Tidgrove Warren Farm Fieldwork 28th September 2011 – Season Round-Up

The team finally finished up on site and were back in Southampton at 7.30pm on Saturday putting all of the equipment back. Some more recording of the medieval site is needed – mainly photographs – with Dom and Rachel heading up for a few hours this week to complete it. However all in all it was quite a successful season, even with the awful weather that we experienced at the outset.

The Geophysical Surveys

The geophysics was conducted very much as a training exercise with the students. The results did indicate a number of promising features. The magnetometry over the Romano-British field revealed some of the features surveyed and excavated previously, but also a number of field boundaries and associated features.

Rough unprocessed plot of the magnetometry from the Romano-British field

The magnetometry picked up on a number of parallel field ditches running along the contours of the field, with the cross-ridge ditches running from west to east. Ditches and structures of the rural settlement are visible at the top of the plot. Parallel features were also visible along the bottom of the valley.

Across the other side of the valley the magnetometry located a sub-circular and linear series of ditches with a maculaic feature at the head of the ditch.

Rough plot of the magnetometry from the east field. Trench 12 was located over the ‘splodge’ on the line of the ditch

A small area of resistivity was also conducted to the south of the medieval hunting lodge. A number of subtle earthworks were visible along the valley this year, and the resistivity results presented a number of interesting features.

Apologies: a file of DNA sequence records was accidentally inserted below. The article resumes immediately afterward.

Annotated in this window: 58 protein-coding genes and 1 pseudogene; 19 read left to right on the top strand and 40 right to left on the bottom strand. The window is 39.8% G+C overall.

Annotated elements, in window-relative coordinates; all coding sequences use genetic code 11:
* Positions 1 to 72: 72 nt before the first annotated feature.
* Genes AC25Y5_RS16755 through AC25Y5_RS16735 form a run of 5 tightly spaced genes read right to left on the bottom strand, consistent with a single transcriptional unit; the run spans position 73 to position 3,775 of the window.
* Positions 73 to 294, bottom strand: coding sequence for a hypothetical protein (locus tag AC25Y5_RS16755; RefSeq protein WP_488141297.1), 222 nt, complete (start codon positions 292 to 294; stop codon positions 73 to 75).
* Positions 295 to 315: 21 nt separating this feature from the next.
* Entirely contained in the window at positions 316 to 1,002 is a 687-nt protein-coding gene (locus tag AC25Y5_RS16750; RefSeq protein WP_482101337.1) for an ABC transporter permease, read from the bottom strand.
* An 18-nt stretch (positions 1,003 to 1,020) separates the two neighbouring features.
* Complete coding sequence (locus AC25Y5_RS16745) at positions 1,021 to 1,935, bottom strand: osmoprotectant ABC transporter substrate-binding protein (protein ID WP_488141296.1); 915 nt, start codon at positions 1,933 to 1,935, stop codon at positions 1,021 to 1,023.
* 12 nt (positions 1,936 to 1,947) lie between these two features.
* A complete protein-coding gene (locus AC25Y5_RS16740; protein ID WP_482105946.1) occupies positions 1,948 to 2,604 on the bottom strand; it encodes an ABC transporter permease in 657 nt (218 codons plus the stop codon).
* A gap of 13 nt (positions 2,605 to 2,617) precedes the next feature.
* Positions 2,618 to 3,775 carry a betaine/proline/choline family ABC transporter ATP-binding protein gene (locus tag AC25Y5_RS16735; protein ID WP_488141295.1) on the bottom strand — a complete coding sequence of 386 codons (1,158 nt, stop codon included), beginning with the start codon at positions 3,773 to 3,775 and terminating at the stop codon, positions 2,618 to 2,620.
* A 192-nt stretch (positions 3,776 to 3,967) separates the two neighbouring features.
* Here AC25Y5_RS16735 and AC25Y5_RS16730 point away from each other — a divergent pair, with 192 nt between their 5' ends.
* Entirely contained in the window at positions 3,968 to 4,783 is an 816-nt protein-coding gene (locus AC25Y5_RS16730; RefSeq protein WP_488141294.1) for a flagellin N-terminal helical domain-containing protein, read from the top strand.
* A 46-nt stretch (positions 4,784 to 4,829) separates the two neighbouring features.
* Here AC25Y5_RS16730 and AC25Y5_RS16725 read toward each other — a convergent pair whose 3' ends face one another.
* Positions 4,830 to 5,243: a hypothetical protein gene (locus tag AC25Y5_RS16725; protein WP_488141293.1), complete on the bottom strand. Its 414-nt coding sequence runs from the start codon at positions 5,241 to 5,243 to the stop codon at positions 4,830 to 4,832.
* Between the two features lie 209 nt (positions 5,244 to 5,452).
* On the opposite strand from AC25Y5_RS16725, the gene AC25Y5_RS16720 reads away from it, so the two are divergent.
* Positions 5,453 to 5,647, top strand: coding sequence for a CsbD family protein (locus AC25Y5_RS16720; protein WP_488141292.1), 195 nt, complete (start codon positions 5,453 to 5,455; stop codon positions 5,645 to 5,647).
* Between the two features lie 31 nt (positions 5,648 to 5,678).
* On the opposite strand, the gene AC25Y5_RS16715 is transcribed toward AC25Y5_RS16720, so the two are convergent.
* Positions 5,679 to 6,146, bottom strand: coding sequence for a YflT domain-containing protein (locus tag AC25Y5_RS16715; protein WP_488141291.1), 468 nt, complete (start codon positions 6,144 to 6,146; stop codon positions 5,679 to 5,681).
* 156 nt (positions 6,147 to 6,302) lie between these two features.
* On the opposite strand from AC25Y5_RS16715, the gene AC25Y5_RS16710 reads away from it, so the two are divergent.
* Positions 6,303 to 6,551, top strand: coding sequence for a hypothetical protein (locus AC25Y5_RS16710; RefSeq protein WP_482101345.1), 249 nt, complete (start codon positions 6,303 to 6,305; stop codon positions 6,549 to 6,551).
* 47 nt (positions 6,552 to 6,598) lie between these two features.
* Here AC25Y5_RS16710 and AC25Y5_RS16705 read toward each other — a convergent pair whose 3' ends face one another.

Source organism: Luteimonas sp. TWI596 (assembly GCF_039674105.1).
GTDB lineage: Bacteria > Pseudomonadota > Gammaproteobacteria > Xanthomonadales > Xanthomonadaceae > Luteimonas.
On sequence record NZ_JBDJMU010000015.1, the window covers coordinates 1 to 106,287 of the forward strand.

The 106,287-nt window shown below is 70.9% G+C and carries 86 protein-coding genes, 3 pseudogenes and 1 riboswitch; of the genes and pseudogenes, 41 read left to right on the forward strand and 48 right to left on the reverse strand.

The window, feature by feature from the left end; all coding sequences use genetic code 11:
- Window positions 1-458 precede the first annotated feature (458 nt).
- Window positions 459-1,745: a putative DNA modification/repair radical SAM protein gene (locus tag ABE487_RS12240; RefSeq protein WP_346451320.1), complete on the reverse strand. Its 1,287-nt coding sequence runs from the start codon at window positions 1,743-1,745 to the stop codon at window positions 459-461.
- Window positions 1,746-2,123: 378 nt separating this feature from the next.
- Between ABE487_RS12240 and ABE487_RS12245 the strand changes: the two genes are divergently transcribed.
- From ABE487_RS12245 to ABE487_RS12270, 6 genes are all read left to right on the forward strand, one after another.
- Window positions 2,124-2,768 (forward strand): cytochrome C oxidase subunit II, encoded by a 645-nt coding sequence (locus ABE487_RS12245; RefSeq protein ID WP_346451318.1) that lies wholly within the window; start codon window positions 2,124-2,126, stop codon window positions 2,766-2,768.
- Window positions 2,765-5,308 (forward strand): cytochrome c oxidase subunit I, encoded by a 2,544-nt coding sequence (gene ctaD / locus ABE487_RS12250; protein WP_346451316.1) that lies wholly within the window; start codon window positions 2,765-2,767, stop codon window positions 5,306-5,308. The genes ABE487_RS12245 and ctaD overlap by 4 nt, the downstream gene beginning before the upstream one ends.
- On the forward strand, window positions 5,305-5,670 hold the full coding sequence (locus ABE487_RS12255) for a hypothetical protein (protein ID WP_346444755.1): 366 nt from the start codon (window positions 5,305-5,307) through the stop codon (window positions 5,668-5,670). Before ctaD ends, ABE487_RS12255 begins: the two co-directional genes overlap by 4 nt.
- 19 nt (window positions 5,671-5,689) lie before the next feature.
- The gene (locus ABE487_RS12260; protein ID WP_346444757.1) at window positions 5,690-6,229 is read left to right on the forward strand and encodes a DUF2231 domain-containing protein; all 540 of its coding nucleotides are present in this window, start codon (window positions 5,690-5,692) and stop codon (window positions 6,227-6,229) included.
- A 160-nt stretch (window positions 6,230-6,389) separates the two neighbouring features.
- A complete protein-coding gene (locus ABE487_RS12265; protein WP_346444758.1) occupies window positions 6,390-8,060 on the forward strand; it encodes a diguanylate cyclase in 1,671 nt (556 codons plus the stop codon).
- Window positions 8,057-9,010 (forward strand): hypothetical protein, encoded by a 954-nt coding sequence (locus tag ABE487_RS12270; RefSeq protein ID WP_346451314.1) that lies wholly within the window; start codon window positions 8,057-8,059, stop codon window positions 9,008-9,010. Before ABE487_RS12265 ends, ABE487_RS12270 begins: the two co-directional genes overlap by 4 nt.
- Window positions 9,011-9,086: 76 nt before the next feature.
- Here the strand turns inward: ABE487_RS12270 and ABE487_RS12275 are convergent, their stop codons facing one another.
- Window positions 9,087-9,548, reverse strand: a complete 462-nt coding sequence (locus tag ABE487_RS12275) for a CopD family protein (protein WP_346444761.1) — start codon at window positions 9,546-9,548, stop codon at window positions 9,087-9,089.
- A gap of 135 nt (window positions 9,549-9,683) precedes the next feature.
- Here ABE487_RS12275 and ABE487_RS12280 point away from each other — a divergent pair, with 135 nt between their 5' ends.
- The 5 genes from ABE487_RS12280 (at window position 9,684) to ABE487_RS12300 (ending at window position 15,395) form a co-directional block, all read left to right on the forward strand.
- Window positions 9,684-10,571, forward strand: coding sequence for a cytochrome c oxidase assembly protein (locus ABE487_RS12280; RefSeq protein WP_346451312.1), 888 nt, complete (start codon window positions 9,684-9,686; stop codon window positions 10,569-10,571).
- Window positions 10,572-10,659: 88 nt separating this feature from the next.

Rough plot of the resistivity results from near the medieval site

The linear feature in the north west section of the results marks a modern water pipe. However a number of possible pits, walls and terrace features are visible, particularly to the east of the line of the stream. This may be something to focus on in future.

The Trenches

A reported previously on the blog, trench 10 did not reveal any useful archaeological features beyond the ploughmarks and peri-glacial material found in the base of the trench.

Trench 11 revealed a lovely section of the most upslope of the cross-ridge ditches cutting off the end of the Romano-British field. Upslope from the ditch there was a terrace soil with a sherd of early Roman pottery resting on the chalk below, giving a Roman date to the terrace. A small bank was present in the section, and this seems to relate to a small recut into the cross-ridge ditch, creating slump and the bank on the edge of the ditch.

The team planning the ditch in trench 11,with the recut just visible in the section

No material was found with which to date the ditch. However with the sequence associated with the terrace, and the amount of burnt and worked flint in the lower fills of the ditch, it is feasible that the ditch marks an earlier field system, possibly mid-Iron Age or earlier in date, with a Roman system of terraces superimposed at a later date.

Trench 12 finally revealed some interesting relationships in the last few days of the excavation. The lower cut, and some fill, of the curving ditch were located, and the upper fills of the features in the trench associated with the ‘splodge’ in the geophysics seem to be related to quarrying which post-dates the ditch enclosure.

Trench 12. The ditch runs on the nearside of the trench, and the quarrying cuts it in the background

Middle Iron Age pottery was recovered from the primary ditch fill, with mid-Iron Age to Roman ceramics coming from the infilled quarrying. The latter are not abraded which suggests that they are not redeposited, and this may all suggest that we have features associated with Middle Iron Age field systems across the landscape.